For those who think modern campaign finance is shady, consider the climate just before the turn of the century. Perhaps more than any other president, William McKinley was seen as a puppet of big business interests—and justifiably so. Campaign finance expert Anthony Corrado, a professor of government at Colby College, reckons that McKinley spent at least $3 million in each of his successful presidential runs, in 1896 and 1900. With the help of the legendary Republican Party organizer Mark Hanna, McKinley’s campaign collected money from the barons who ran the banks, railroads, oil companies, and trusts, with each asked to fork over cash in proportion to his company’s "stake in the general prosperity of the country.”
Among the deepest-pocketed donors of the time was E.H. Harriman, a railroad owner whose name will be familiar to anyone who’s seen Butch Cassidy and the Sundance Kid. Another big McKinley spender was Henry Clay Frick, the steel man and namesake of one of New York’s famous art museums. Just how much did they give? No one knows, because there were no disclosure requirements.
As with the pre-Watergate boom years, these fin de siècle excesses gave rise to reforms. In 1907, Teddy Roosevelt signed the Tillman Act, which restricted corporate contributions to campaigns. Decades later, the rise of big union donations to Franklin D. Roosevelt spurred limits on union spending as well.
If there is an apt superlative for Adelson’s donations to Gingrich, Corrado says, it’s this: Never, that we know of, has an individual propped up one candidate’s campaign to such an extent. That is, an individual other than the candidate himself—candidates have long been allowed to bankroll their own campaigns, a fact that has favored ultra-rich hopefuls like, well, Mitt Romney. Romney has in fact significantly outspent Gingrich in the current campaign, even counting the Adelson money.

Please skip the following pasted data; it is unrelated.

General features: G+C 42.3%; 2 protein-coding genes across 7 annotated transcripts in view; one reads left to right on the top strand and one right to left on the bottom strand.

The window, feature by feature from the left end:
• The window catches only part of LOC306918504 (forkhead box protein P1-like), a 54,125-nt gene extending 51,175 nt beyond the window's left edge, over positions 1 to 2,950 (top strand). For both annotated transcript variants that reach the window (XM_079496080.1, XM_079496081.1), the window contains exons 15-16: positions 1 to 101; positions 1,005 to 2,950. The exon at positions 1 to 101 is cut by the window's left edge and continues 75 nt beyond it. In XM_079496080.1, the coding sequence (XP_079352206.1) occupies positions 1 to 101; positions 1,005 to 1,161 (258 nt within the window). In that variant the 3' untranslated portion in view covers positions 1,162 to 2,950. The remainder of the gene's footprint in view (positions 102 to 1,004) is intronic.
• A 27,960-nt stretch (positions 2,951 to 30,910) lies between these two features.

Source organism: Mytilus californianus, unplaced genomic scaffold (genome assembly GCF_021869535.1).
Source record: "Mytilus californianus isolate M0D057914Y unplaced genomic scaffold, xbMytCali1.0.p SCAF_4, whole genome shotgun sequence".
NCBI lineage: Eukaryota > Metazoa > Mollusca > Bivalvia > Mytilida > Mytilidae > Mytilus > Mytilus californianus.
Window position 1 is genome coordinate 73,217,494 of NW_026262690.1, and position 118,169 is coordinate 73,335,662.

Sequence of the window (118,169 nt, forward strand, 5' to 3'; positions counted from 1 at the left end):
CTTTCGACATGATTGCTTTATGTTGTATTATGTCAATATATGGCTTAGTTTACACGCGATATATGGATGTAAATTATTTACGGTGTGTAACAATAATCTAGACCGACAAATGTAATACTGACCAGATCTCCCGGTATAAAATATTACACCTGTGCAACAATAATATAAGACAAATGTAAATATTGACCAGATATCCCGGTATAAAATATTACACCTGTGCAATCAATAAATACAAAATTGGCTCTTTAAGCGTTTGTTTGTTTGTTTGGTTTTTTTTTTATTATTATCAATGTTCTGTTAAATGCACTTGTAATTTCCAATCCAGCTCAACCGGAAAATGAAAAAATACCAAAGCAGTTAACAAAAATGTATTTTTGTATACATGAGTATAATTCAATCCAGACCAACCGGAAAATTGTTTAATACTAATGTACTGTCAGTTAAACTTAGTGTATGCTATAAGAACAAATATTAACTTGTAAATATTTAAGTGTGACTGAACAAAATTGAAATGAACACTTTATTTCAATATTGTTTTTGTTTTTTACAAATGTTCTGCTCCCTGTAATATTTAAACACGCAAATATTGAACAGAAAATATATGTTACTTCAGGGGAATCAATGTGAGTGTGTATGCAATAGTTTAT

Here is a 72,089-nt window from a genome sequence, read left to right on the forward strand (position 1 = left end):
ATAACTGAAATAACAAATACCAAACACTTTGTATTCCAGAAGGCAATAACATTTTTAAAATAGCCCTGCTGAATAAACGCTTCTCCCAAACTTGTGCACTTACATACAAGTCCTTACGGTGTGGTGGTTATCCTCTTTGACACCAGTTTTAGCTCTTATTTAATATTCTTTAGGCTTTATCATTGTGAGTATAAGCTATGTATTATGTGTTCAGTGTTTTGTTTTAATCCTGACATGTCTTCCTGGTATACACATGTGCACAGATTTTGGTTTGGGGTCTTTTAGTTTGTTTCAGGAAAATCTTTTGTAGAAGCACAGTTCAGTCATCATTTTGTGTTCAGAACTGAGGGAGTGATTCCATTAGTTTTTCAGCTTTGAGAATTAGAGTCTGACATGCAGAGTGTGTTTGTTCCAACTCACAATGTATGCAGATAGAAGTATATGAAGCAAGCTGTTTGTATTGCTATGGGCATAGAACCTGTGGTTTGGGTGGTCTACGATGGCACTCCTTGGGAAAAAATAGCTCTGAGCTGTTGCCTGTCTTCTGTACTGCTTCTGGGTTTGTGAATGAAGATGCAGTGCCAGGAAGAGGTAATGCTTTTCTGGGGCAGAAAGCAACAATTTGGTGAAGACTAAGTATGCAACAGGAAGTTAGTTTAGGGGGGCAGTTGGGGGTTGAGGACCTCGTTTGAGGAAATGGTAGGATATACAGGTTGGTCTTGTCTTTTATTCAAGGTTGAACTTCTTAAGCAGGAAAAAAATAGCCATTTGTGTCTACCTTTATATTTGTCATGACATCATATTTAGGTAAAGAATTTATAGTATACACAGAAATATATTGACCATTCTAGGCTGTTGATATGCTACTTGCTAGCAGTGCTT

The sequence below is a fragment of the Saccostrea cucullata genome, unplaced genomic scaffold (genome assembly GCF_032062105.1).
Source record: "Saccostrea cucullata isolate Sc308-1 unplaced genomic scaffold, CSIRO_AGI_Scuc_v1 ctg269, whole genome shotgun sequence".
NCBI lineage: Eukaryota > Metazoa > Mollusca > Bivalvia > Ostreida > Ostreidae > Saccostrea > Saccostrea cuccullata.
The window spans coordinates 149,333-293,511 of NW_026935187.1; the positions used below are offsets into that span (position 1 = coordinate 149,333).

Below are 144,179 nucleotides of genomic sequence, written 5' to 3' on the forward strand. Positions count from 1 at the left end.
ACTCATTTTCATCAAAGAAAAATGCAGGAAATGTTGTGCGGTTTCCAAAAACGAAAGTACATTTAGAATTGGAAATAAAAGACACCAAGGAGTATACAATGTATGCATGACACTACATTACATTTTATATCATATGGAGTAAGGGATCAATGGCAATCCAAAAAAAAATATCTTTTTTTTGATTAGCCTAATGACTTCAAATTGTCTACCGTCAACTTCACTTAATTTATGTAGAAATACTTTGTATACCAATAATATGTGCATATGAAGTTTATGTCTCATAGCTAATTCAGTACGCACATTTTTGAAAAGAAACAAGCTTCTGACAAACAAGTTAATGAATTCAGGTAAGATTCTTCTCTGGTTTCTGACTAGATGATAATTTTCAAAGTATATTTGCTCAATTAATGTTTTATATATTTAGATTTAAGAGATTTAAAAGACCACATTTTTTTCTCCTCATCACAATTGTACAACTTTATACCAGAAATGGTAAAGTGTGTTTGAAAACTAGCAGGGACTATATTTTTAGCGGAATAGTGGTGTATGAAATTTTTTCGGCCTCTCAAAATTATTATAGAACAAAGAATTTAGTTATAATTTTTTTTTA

Reforms have changed the ways people give, and they have often suppressed the influence of money in campaigns for a time after their passage. But if there’s one recurring lesson from the history of campaign finance reform, it’s that big money always influences the process one way or another.
Bradley Smith, a member of the Federal Election Commission from 2000 to 2005, takes that as an argument against campaign finance reform. Now a law professor at Capital University in Ohio, Smith argued for the plaintiffs in a 2010 federal appeals court case that laid the groundwork for super PACs in the wake of the Supreme Court’s Citizens United decision. A First Amendment absolutist, Smith opposes even disclosure rules as invasions of privacy. Senate Republicans seem to agree: They blocked a bill last year that would have required super PACs to name their top donors when advertising on television. (There’s now talk of resurrecting it.)
The current rules at least make it possible to find out where Newt Gingrich’s money is coming from—an improvement on McKinley’s day. When he talks tough on Palestine, it’s fair to question whether he’s espousing his true beliefs or parroting a line from his benefactor. There’s no question that Gingrich has been paid for by Sheldon Adelson. It’s up to voters to decide whether he’s been bought.